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Presidential address - 1999Towards a national rangeland policy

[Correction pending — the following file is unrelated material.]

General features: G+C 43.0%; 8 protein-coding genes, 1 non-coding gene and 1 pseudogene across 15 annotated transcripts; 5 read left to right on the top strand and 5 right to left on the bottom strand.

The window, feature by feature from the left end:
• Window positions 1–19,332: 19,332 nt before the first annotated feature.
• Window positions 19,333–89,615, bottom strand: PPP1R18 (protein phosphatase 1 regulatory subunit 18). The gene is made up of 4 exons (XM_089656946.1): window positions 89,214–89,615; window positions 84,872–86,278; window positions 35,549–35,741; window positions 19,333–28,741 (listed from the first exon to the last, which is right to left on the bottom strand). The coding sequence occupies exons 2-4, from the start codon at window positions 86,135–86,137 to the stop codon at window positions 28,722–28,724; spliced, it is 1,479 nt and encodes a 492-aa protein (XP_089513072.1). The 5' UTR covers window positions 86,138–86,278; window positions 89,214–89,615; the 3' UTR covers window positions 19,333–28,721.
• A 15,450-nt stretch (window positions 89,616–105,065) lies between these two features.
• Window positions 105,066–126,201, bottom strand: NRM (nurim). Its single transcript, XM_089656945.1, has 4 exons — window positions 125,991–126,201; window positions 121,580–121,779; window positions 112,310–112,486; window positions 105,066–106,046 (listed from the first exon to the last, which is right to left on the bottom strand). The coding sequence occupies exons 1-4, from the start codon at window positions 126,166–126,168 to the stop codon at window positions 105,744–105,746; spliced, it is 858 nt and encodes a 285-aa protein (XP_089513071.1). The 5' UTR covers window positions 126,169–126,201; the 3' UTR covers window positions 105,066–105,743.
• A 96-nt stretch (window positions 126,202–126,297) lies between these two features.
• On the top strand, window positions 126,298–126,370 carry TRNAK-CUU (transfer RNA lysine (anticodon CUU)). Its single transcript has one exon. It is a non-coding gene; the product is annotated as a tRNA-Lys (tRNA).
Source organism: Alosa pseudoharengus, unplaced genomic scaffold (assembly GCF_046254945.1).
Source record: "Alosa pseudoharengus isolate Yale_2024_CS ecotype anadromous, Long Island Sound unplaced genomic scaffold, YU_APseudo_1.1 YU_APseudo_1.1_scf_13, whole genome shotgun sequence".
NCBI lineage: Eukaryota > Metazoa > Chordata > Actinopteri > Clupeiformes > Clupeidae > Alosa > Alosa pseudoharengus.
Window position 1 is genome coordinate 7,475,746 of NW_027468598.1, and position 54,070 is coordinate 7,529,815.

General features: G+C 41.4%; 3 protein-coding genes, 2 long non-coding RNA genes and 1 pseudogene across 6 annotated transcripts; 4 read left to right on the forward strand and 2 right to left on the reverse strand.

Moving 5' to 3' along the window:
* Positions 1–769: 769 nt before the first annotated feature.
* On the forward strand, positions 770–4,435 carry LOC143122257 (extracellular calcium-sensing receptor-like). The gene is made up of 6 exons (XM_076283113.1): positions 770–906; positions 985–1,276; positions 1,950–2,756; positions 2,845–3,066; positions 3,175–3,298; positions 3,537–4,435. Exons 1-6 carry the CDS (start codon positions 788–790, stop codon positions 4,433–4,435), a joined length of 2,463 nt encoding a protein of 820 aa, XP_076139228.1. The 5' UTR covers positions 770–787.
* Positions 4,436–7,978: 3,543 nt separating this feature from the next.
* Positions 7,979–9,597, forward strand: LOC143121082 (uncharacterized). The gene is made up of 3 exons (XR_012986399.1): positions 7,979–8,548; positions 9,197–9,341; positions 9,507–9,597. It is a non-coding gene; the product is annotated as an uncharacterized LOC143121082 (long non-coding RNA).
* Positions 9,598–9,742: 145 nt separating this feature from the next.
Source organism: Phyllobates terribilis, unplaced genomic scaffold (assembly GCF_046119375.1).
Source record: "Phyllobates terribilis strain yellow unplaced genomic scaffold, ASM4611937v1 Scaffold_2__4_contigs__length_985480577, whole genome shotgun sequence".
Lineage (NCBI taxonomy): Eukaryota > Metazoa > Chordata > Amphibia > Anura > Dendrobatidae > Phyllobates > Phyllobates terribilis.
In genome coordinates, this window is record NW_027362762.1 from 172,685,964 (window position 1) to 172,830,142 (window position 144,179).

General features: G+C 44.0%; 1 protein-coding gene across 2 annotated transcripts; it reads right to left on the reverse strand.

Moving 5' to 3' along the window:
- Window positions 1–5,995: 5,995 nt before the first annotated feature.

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The year under review has been abbreviated by my illness, and I would like to use this moment to extend my sincere thanks to all of you for your support and special wishes during this very difficult time. A highlight of my illness was the tremendous number of get well wishes and deep concern shown by all my colleagues. The wonders of modem communication have meant that I have been able to keep in touch with members and Councillors throughout the summer. It has also been possible to spend some time reviewing the documents pertaining to agricultural policy in South Africa. In this report I will focus on the efforts to keep the society functioning during 1998 and follow this with a detailed response to the challenges posed by the new national policy.During 1998 we completed the questionnaire survey, analysed the responses and provided a summary in the bulletin (Vol. 8(2)). It was very pleasing to see such a positive response from members, with some 132 questionnaires (28%) being returned. The results reflect a positive image of the society, with the journal, bulletin and annual congress continuing to be viewed as successful projects. There are some problems with the publication of the journal, but Council hopes to have our volume numbers back on track shortly. There was a request for more information on the Policy Response Protocol of the GSSA, and I will ensure that this is published in the next bulletin. In this protocol we hope to inspire members to take responsibility for responding to the opportunities provided by legislators for public comment on proposed legislation. The Strategic Plan for the GSSA has also been Televised in the year under review, with some amendments being made to the earlier drafts.In the spirit embodied by the Policy Response Protocol, I would now like to review the proposed Agricultural Policy document, and respond appropriately to those issues dealing with rangeland science which are raised, highlighting the opportunities which the policy provides to GSSA members.On the subject of research funding, the ministry has made it quite clear that there will be changes in the way agriculturaI research is funded. In SA this will occur in a number of ways. The first is that all agencies funded through DACST will be reviewed periodically and are encouraged to become increasingly accountable to clients. A policy is already in place for encouraging competition between the science councils by insisting that contracts over R1 mil should be awarded on tender. This places a great deal of responsibility on the Department of Agriculture for clearly defining its research needs. A possible mechanism for defining these needs was suggested in the formation of VELDSTOCK, but more progress must be made on increasing the credibility of VELDSTOCK. Secondly, research institutes are encouraged to explore the private sector for research funds. I believe this is generally acceptable if some incentives are provided to these private sector agencies for funding research. I am unaware of any incentives for commercial farmers to devote profits to research. In the field of rangeland science we can offer to marginally increase production by improving the use of rangeland. However, once an increase in production has been achieved by optimising use of the resource, there is no incentive to continue as the production in natural rangeland is directly related to precipitation and that we all know is finite.Of particular concern to rangeland science are the funds for long-term ecological research in the extremely variable climatic environment in which we live. In the policy document we are encouraged to explore alternative sources of funding e.g. trusts and endowments, for funding our research efforts, and I encourage you to develop the networks necessary to access these funds. Another change which is high-lighted in the document is a shift towards providing more funding to academic institutions with agriculture faculties. The policy document notes that tertiary education only accounts for 4% of research funding and suggests that more support be given to researchers at these institutions. This is an encouraging sign for those members of the society who are based at tertiary institutions. Members currently working for DACST-funded councils should be improving their links with the universities, and developing joint projects. The policy document justifies this shift in focus by saying that the universities have greater access to social scientists. It is clear that there is a greater need for contact between rangeland and social scientists, and this can be achieved by employing social scientists in the planning and execution of projects. The ARC-RFI and the CSIR Environmentek have both encouraged this direction by employing social scientists within their ranks to improve our understanding of management issues in communal rangeland. The GSSA has encouraged this further by welcoming social scientists into the society.Research priorities The former homelands occupy only 13% of the agricultural land, yet they contain some 30% of the national herd. The policy document suggests that a better understanding of these fanning systems should be developed. Projects to do this are well advanced in the ARC institutes and at universities, making use of social science expertise. Reassuringly, the document states that "rangeland management is also an important research component". One of the major problems in mobilizing the enormous production potential of the livestock in these traditional systems is the opportunities for marketing of animals, and the often un-realistic value (in monetary terms) placed on inferior condition livestock. The policy document addresses the problem by offering to improve effectiveness of support services (animal health, animal nutrition and marketing) to the producer. This offer needs to be taken seriously, and provides research opportunities in the field of animal nutrition. The marketing of livestock in poor condition in an already depressed red meat industry, requires some special skills and financial support. Numerous efforts have been undertaken in the fonner homelands. including the formation of livestock marketing boards and their associated feedlots. None of these initiatives can be regarded as successful in mobilising the economic potential of 4 million beef cattle. The reason may be a lack of confidence in "filthy lucre" and its associated growth instruments (money market. equities and unit trusts). The recent volatility in financial markets has further discouraged farmers from divesting in cattle and putting their assets into cash. It is clear that the intentions of the policy document are noble, but much more is required to be research if the interventions are to be successful. You may already be aware that the BP Agricultural scholarship has been awarded to a member of the GSSA, Andrew Ainslie, who will co-ordinate a survey of large stock numbers in the former Transkei and Ciskei.The degradation debateMuch has been written and said about the degradation of rangeland due to over-grazing, and the debate continues. The society has been actively involved in encouraging debate in the past year, and in promoting dialogue between scientists with diverging points of view. In the policy document there remains uncertainty about the nature of rangeland degradation and its impact on productivity and the other natural resources of the regions concerned. The document acknowledges that the soil erosion rates in the fonner homelands are some 5 times greater than those of the "commercial sector", yet goes on to state that the "degradation of the natural resources occurs..... irrespective of the sector or form of land tenure". Once again, research opportunities abound, and we are encouraged to assist in the assessment of degradation and to promote options for 4S the rehabilitation of degraded land. Research by aquatic scientists both here and in the US has shown that water quality is influenced negatively by the any significant surface disturbance in a catchment. In order to combat one of the obvious effects of rangeland degradation, namely a deterioration in water quality, we should be encouraging all initiatives which inculcate an ethic of stewardship over every hectare of land in South Africa. This stewardship, which could be incorporated into the Landcare Programme, should encourage individuals to take responsibility for all land which has been disturbed. including village roads, ploughed lands or over-grazed rangeland. Recent work in the Eastern Cape shows that erosion is worst in old arable lands (established circa 1935) which have not subsequently been managed. The individual who first breaks the surface to establish new lands should be encouraged to take responsibility for maintaining erosion control structures.In the policy the government has assumed the "polluter pays" principle, which means that the originator of degradation should be required to rehabilitate the land. In the case of rangeland the current user is seldom the originator of the problem, and responsibility should now lie with the state to fund the rehabilitation of these rangelands. Numerous examples of these degraded situations have been identified, and efforts to rehabilitate using state intervention are strongly encouraged and applauded in areas such as the southern Kalahari and Northern Province. Because of the vast area of degraded land, these programmes are likely to be expensive and carry ample opportunity to conduct research into rehabilitation techniques and to monitor progress. All current programmes to rehabilitate degraded land contain budgets for the monitoring of progress, both in terms of improvements to human living standards and environmental condition. It is essential that members become aware of these initiatives and associate themselves with the projects, providing expertise both in project management and in their various rangeland disciplines. It is clear that the pool of expertise that we represent should be used in project management if the development objectives of the government are to be achieved. One of the primary goals of the new policy is household food security, with special emphasis on female-headed households. I am sure we all agree that this is a noble ideal and I encourage you to plan new project proposals with the themes of poverty, women and the environment as key elements.GeneralThe policy document attempts to address the funding of uncertain events e.g. drought. This is a daunting challenge in a country which has not experienced a serious drought since the legitimate government came to power. There will be great pressure to intervene when the country faces the ravages of drought, and the members of the society should be available to assist in providing concrete evidence for the success or lack thereof of historical interventions. The document acknowledges that drought has a serious knock-on effect in allied industries, and the nett result of droughts are often more dramatic than simply a reduction in nett primary production.Is there any evidence of a response to these policies in the activities of the GSSA? The period of less than 5 years is extremely short, but I believe that the society has made a special effort to transform its membership by encouraging membership from young rangeland scientists. These young scientists are the back-bone of any society and their needs and aspirations must be met by the services offered by the society. Contact between individuals and organizations with contrasting viewpoints has been encouraged and the editorial policy of the bulletin and the journal has encouraged the publication of diverse points of view.I would like to take this opportunity to thank all those who have supported me during the past year, especially the administrator, councillors and editors.African Journal of Range and Forage Science 16(1): 44–46